Person-centered planning is at the core of all promising practices. That said, there are staff, activity, and environmental design approaches, as described below, which could be part of an individual's person-centered plan in response to unsafe wandering and exit-seeking. These promising practices have been compiled from industry and governmental sources and are offered as suggestions as they do not constitute requirements for HCBS services or providers.

Staffing:

  • Ensure that staff have adequate training in person-centered planning and unsafe wandering or exit-seeking, including how to effectively engage and participate with individuals in both planned and spontaneous activities as well as strategies for addressing the underlying needs and preferences that may motivate wandering or exit seeking.
  • Support individuals to move about freely with staff who help individuals walk or leave the room safely (e.g., providing a walking companion).
  • Ensure adequate staffing for activities outside the facility.
  • Ensure staff regularly escorts individuals to locations and activities outside of the setting as outlined in the person-centered services plan.
  • Provide flexible supervision to assure adequate support from resident to resident and from time to time for the same resident dependent upon need.

Activities:

  • Prevent under-stimulation by offering activities that engage the beneficiary's interest. Activities could include music, art, physical exercise, mental stimulation, therapeutic touch, pets, or gardening.
  • Provide a wellness program to help people exercise, have a healthy diet, manage stress, improve balance and gait, and stimulate cognition.
  • Support mobility through engaging activities, such as dog walking, gardening, yoga, and dance.
  • Develop daily meaningful activities and minimize passive entertainment, such as television watching.
  • Make available easily accessible activities, such as playing cards, reading books and magazines.
  • Encourage interaction with others.
  • Ensure that family and friends have unrestricted access to the individual if she or he wants this, and to the setting itself.

Environmental design:

  • Eliminate overstimulation, such as visible doors that people use frequently; noise; and clutter.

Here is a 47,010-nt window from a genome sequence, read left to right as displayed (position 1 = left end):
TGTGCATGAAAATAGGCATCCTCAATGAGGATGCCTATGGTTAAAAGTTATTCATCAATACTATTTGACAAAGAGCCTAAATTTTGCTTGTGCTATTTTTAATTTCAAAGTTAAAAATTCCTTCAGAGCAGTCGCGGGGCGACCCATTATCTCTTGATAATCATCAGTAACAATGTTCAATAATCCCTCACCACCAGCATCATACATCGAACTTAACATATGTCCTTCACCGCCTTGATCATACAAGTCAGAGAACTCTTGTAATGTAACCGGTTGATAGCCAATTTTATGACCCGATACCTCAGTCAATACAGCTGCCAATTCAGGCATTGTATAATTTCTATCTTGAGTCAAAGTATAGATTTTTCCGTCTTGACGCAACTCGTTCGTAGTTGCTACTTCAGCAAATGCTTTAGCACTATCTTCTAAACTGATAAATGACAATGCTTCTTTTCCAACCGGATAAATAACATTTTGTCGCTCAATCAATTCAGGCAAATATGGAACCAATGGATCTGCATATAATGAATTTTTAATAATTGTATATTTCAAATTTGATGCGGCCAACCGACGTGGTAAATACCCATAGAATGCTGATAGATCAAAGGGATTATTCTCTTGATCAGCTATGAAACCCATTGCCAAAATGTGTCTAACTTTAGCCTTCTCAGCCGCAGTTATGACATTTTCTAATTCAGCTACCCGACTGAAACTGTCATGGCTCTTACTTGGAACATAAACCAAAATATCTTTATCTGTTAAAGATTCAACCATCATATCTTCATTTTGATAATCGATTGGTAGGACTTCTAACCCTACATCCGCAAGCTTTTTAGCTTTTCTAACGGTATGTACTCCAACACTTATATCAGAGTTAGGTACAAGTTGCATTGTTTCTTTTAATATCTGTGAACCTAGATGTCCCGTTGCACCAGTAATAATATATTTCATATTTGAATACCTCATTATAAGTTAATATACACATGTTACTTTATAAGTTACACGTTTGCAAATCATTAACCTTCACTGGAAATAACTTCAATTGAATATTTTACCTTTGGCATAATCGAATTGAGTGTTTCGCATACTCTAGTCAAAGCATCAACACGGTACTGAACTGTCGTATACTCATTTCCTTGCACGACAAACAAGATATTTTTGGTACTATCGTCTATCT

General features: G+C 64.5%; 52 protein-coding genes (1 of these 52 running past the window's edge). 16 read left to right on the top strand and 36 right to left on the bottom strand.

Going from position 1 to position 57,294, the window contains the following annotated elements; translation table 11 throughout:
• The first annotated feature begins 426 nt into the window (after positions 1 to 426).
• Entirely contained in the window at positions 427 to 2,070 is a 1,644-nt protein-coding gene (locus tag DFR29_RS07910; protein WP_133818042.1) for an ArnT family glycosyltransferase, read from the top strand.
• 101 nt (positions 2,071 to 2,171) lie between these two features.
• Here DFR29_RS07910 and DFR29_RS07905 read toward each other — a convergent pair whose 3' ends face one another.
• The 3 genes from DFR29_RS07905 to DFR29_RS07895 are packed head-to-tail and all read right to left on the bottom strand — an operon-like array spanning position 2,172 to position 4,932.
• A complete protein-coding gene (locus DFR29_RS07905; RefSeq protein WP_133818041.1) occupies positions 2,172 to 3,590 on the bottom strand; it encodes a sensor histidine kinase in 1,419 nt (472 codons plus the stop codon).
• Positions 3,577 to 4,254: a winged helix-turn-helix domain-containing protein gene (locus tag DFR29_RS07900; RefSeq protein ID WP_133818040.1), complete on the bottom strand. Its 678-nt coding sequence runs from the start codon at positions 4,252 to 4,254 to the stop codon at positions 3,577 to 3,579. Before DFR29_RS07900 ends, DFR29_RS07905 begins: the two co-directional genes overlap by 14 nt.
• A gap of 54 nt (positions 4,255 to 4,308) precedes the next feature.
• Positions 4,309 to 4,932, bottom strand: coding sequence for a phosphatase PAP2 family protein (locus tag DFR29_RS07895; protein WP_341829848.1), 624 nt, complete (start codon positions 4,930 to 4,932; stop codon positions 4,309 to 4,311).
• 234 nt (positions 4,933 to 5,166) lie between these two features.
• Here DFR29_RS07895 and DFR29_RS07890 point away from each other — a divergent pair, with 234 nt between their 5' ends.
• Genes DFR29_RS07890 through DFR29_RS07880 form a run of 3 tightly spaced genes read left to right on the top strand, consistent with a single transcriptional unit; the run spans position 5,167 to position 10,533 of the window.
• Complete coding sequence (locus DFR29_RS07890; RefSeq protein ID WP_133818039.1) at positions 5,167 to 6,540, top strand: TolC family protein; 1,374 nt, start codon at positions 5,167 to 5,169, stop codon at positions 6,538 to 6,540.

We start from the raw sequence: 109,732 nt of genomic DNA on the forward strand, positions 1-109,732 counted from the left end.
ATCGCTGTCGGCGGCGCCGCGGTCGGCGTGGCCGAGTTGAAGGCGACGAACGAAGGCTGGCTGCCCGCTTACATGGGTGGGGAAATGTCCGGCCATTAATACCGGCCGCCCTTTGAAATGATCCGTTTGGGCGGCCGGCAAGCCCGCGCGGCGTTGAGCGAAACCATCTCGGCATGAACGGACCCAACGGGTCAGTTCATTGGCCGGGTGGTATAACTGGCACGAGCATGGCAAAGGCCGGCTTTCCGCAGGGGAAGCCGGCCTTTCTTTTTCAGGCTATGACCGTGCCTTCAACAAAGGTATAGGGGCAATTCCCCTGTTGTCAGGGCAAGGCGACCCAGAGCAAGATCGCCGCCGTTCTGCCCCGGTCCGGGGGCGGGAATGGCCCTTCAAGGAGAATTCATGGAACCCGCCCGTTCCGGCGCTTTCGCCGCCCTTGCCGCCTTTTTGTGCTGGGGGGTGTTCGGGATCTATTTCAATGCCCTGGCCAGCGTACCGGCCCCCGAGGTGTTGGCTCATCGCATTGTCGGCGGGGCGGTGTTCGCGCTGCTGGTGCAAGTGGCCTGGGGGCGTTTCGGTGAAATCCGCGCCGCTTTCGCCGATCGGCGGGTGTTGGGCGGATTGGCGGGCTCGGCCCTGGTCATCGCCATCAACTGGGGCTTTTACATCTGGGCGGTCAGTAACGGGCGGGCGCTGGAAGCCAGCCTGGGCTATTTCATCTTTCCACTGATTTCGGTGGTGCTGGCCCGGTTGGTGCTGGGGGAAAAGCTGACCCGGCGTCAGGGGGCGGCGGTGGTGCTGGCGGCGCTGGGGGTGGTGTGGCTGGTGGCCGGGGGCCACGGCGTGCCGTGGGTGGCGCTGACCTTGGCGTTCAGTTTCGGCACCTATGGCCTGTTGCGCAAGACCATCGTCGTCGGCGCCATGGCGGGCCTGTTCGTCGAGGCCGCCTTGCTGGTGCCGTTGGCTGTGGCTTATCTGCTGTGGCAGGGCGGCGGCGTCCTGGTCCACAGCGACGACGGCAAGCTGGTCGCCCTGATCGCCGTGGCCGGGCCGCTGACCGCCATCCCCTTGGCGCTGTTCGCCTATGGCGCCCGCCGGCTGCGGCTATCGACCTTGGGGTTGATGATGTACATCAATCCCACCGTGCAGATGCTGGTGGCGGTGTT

• Create pictures on walls that can be sensory in nature to give individuals a place to stop and experience through sight or touch.
  • Manage shift changes so that individuals do not see significant numbers of staff coming and going through the exit/entrance door at the same time.
  • Use signage to orient the individual to the environment, such as indicating where toilets and bedrooms are, and assuring that there are places for individuals to sit and rest in large spaces within a setting that allow for safe wandering.
  • Disguise exit doors using murals or covering door handles as safety codes permit.
  • Use unobtrusive technological solutions, such as installing electronic coding lock systems on all building exits, or having individuals who wander or exit-seek unsafely wear electronic accessories that monitor their location.
  • Include lockable doors on each individual's room unless the resident's person-centered plan documents that such an arrangement is unsafe, following the requirements of the rule on individual modifications. Alternative features designed for safety, such as doors on living units that are not lockable or secure exits, should be used only when they are part of the resident's person-centered plan, after less intrusive methods have been tried and did not work, as provided in the rule.
  • Ensure unrestricted access to secured outdoor spaces and a safe, uncluttered path for people to wander, which has points of interest and places to rest.
  • Identify quiet, public spaces for individuals to sit, observe and rest while simultaneously being part of the community, and may include items that are used to soften the senses or help with removing sensory stimulation.
  • Enable people to leave the premises when they are not at risk of doing so unsafely. For example, wearable technologies can give people the ability to leave the setting or can limit the unsafe exiting of residents whose person-centered plans document that they are at risk of doing so.
  • Using tools and technology to monitor an individual's activities to promote optimal independence and personal autonomy, but assuring that such resources are not used in place of adequate supervision.
  • Ensure that Medicaid beneficiaries who may wander or exit-seek unsafely carry identification with their name and the service provider's location and contact information,
  • Create a back-up plan or lost-person plan that describes roles and responsibilities when an individual has exited in an unsafe manner.
  • Evaluate each lost-person incident to make revisions to person-centered care plans or to environmental design as necessary.

Supplemental Links:

FAQ ID:94981

Show entries